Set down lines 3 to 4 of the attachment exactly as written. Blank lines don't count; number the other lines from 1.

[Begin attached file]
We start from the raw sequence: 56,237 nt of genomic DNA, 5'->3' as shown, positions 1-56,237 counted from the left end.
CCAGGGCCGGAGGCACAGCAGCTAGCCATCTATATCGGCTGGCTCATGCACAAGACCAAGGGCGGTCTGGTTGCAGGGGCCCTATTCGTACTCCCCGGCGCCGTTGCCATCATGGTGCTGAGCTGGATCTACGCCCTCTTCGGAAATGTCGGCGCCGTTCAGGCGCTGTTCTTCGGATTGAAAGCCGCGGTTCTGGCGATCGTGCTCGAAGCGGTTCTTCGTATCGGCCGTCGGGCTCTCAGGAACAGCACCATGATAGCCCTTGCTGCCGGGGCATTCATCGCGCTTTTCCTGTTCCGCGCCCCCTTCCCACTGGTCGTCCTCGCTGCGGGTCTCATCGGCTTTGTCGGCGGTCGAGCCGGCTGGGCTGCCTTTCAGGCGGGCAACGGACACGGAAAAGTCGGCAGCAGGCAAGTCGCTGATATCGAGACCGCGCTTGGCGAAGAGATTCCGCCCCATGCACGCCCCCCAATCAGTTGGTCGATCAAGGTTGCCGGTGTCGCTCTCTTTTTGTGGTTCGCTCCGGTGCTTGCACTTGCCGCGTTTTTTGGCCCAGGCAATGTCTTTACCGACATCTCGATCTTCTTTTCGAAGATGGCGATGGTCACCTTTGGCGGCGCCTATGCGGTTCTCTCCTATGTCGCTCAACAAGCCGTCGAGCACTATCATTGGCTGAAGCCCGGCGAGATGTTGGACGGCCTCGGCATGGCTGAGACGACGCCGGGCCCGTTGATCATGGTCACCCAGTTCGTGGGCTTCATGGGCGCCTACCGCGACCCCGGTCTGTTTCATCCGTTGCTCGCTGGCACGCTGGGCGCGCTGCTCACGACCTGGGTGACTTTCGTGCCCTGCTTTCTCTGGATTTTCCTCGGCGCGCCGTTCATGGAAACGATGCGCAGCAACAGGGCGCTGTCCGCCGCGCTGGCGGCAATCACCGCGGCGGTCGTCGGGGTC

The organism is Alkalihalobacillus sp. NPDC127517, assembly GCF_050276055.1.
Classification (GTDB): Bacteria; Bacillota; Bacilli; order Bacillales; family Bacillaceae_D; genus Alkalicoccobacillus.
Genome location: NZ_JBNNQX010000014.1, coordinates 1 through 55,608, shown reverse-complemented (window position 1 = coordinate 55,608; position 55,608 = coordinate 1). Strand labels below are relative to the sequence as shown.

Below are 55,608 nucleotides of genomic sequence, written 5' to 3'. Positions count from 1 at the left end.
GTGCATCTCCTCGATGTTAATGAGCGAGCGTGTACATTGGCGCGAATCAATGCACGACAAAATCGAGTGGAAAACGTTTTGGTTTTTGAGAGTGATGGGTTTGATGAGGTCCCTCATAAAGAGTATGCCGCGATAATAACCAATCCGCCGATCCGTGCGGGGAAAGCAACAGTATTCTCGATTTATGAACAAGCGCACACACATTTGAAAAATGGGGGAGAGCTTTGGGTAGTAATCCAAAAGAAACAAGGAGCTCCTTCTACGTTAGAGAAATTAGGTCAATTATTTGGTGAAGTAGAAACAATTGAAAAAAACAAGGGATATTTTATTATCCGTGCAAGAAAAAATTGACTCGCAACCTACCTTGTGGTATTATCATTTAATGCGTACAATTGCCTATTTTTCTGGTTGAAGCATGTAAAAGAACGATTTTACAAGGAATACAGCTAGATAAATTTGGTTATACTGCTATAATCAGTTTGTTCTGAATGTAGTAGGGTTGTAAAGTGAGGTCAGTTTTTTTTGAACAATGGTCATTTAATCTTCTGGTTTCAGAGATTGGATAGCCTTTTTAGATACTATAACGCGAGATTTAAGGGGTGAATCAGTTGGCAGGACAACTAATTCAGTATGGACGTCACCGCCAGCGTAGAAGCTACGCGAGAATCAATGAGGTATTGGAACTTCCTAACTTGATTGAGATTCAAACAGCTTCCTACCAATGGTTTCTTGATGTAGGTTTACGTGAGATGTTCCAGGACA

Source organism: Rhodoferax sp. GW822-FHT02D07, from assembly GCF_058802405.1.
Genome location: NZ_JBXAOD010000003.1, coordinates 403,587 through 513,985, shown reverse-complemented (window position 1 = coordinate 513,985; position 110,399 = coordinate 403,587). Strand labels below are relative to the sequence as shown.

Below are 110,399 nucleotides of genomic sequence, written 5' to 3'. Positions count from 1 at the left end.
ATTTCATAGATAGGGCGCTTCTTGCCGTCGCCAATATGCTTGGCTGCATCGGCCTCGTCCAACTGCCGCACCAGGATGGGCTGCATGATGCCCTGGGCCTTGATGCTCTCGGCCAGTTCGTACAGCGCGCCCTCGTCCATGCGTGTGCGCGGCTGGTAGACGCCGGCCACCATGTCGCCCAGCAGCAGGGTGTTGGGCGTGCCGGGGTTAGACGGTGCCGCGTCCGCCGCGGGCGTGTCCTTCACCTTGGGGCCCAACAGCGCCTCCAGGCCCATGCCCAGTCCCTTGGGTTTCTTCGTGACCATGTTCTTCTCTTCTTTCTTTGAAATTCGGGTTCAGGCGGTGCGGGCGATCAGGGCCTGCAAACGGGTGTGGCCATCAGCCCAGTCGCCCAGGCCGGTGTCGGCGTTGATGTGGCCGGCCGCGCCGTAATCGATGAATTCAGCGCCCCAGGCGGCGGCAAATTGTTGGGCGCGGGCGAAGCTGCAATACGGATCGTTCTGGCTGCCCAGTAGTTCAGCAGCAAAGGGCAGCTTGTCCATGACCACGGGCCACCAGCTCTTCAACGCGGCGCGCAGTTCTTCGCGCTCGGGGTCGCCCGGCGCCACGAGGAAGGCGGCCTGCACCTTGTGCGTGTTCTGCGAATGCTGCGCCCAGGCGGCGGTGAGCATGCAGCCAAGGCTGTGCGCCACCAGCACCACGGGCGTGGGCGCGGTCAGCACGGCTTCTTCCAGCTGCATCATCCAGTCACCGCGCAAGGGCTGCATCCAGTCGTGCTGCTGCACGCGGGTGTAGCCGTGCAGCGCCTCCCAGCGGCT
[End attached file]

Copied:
The organism is Alkalihalobacillus sp. NPDC127517, assembly GCF_050276055.1.
Classification (GTDB): Bacteria; Bacillota; Bacilli; order Bacillales; family Bacillaceae_D; genus Alkalicoccobacillus.